So you’ve found an apartment you really like. Now what?
Pounce on it like a lioness with hungry cubs pounces on a wildebeest! Chances are you are not the only potential tenant vying for that unit. You may find yourself communicating with the landlord via email only. Here are a five ways to make your email (or phone call) stand out and get you the apartment.
1. First impressions count!
Reaching out to inquire about a unit is the landlord’s first impression of you. You may think it’s when you meet the landlord to tour the unit, but the first communication, whether by phone or email, is the landlord’s first impression of you.
Remember that your communication with the listing agent or listing person (the owner, someone looking to for subletter, etc.) is the beginning of your relationship with them as a potential tenant. Put yourself in their shoes and realize that a pleasant person is going to be a more desirable tenant; they are trying to picture you living in their unit. Maybe I’m nitpicky about this as a future lawyer, but proofread your emails to them and try to use proper grammar. It’s not the most important thing, but it shows you care enough to articulate yourself as a potentially good tenant. That being said, you should also pay attention to how they communicate with you; are they the type of landlord you want? Are they attentive?
2. Be clear and succinct.
State that you are interested in the unit and would like to view it soon, listing your availability with several options. Give them options for how they may contact you and when. Then you should be available at the times you state. They won’t entertain a long game of phone tag unless the unit has been on the market for a long time and no one else is interested, in which you should be wary. Show that you value their time…and yours.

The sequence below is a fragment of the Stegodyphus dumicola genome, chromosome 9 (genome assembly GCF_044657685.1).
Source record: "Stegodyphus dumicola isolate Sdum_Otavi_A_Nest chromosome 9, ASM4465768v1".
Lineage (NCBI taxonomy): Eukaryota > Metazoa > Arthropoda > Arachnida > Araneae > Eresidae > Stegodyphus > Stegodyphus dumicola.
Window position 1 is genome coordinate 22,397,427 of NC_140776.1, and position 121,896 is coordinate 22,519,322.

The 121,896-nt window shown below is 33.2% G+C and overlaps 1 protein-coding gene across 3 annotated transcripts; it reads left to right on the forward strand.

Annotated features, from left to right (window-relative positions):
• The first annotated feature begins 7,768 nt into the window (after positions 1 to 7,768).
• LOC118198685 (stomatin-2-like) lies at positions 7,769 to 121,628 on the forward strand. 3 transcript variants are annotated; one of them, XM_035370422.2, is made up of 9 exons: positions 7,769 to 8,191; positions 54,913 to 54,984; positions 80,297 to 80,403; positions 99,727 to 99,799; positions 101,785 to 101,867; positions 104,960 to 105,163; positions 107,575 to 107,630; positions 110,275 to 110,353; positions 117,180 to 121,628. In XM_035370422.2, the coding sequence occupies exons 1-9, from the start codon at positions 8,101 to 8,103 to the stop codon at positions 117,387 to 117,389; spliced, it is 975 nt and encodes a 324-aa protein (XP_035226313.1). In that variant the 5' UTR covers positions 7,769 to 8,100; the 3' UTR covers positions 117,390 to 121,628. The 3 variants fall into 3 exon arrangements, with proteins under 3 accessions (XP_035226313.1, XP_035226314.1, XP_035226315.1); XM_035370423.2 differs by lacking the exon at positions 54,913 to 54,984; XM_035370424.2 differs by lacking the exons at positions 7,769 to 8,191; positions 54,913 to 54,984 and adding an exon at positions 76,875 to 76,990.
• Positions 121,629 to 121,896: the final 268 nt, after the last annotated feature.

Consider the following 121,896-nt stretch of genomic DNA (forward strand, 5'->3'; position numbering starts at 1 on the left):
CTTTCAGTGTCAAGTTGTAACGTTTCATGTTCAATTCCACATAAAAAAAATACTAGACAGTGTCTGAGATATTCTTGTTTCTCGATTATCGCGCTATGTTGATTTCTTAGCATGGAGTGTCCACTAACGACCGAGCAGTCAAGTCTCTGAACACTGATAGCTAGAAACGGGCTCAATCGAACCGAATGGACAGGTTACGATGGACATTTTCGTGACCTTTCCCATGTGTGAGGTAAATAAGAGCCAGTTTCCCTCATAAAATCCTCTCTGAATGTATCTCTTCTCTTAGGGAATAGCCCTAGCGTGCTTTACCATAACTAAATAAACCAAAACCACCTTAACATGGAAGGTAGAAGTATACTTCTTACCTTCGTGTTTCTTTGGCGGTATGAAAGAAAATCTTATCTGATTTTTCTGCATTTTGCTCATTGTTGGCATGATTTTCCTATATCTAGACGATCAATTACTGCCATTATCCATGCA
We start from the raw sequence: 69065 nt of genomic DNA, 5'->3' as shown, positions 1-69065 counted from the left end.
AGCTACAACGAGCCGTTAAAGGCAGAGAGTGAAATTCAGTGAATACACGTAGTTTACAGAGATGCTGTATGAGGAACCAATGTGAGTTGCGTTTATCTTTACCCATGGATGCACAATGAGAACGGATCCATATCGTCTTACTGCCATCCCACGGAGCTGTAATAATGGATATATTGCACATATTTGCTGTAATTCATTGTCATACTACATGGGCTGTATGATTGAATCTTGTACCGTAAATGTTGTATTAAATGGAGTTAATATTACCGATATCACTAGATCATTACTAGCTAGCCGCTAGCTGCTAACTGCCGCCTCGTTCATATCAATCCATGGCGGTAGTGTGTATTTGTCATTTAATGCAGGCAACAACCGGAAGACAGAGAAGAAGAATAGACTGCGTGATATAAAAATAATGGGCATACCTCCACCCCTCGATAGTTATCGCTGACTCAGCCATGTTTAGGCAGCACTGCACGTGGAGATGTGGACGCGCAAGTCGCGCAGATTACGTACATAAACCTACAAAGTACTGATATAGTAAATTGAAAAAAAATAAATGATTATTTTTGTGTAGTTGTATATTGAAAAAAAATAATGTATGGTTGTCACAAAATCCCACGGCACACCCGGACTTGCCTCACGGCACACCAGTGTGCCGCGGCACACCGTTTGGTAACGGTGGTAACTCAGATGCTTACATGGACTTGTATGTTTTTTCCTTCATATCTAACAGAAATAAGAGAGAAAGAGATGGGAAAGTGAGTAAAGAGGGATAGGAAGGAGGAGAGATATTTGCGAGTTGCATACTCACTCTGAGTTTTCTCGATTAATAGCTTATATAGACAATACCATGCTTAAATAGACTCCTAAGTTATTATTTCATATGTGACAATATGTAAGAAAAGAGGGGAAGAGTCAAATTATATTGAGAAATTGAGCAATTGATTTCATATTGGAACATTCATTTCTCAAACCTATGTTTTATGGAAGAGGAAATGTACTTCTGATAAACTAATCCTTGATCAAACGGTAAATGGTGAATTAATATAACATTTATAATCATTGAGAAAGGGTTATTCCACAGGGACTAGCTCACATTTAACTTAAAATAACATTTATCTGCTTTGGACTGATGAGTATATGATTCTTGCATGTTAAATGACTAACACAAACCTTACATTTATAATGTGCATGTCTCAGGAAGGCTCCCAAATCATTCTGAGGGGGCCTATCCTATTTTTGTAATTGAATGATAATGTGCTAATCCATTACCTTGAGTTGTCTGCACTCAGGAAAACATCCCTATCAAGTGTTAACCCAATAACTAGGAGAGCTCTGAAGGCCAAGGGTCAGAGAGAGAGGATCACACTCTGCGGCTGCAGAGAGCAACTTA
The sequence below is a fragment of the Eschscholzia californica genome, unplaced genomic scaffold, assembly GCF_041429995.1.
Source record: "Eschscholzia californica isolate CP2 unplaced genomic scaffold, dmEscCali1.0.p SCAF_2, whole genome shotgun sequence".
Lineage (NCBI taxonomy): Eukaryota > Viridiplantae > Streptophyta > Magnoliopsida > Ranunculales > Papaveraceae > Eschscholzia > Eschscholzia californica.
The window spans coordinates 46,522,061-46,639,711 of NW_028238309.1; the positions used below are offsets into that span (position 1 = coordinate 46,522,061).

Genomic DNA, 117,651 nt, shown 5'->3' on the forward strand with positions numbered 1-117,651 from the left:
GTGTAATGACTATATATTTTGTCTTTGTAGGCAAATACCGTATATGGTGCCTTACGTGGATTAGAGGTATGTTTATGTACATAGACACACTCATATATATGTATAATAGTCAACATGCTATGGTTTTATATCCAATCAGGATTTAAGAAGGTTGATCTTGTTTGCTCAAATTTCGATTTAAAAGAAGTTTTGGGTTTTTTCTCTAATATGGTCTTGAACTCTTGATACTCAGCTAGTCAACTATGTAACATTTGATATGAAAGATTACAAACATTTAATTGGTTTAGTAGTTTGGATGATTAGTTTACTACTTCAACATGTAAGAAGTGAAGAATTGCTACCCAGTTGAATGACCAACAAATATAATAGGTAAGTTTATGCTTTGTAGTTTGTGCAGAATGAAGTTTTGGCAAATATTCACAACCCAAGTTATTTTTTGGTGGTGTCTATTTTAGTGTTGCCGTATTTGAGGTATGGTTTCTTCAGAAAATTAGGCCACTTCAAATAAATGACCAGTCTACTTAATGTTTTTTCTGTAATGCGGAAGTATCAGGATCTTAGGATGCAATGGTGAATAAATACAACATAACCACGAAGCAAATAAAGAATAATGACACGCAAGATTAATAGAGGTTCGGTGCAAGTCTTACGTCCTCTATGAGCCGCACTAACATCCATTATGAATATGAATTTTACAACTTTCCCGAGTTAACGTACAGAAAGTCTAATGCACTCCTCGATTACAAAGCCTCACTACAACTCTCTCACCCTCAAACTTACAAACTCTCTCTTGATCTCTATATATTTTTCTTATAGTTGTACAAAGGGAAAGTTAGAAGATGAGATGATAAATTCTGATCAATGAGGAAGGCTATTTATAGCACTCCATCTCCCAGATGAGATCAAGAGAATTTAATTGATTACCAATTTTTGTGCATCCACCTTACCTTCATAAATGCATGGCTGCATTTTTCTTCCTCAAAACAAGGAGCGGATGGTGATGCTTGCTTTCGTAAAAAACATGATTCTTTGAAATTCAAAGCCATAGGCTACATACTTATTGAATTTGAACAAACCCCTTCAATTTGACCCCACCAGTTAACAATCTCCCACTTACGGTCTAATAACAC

You want to be succinct because these people are likely managing multiple units, clients, and properties at the same time. Get to the point in a clear manner and they will appreciate it.
3. Don’t ask too many important questions via email before touring the unit.
People tend to be busy and may be answering emails on the go. This means that they won’t be reading as critically as may be necessary if you ask many complex questions when you haven’t met with the landlord yet. I would suggest using your initial email only to set up a time to view the unit. You may ask to set up a call if you have pertinent questions that you feel need to be answered before you view the place. Then future communications can clarify any questions you didn’t get answered during the tour.
4. Use proper language.
Don’t use acronyms (such as “lol”), uncommon abbreviations, and slang in your emails. You want this person to take you seriously, and even though you continue using informal language in your daily communications with friends and family, this person does not know you. Remember that they need to view you as a responsible tenant who will respect the property, pay rent on time, and be a good neighbor to existing tenants.
5. Respond quickly!
Stay on top of your communications. I happen to be connected via phone, computer, tablet, and can access from any Internet-connected device. Don’t use an email that you rarely check, because when it comes to apartment hunting, timing is everything. Being attentive to your communications can also be helpful if they don’t respond to you – for example, I called my listing agent, left a voicemail, and never heard back. I then searched for her email address, sent off an email, and – bam! – received a response shortly. From there, we exchanged multiple emails per day, scheduling showings, sending application materials back and forth, etc.
I later found out this was her preferred method of communication. So don’t fret if your first try isn’t successful. Try another method. Again, as a law student, I personally prefer email as a primary communication method because it leaves an automatic record that can be used to settle any misunderstandings.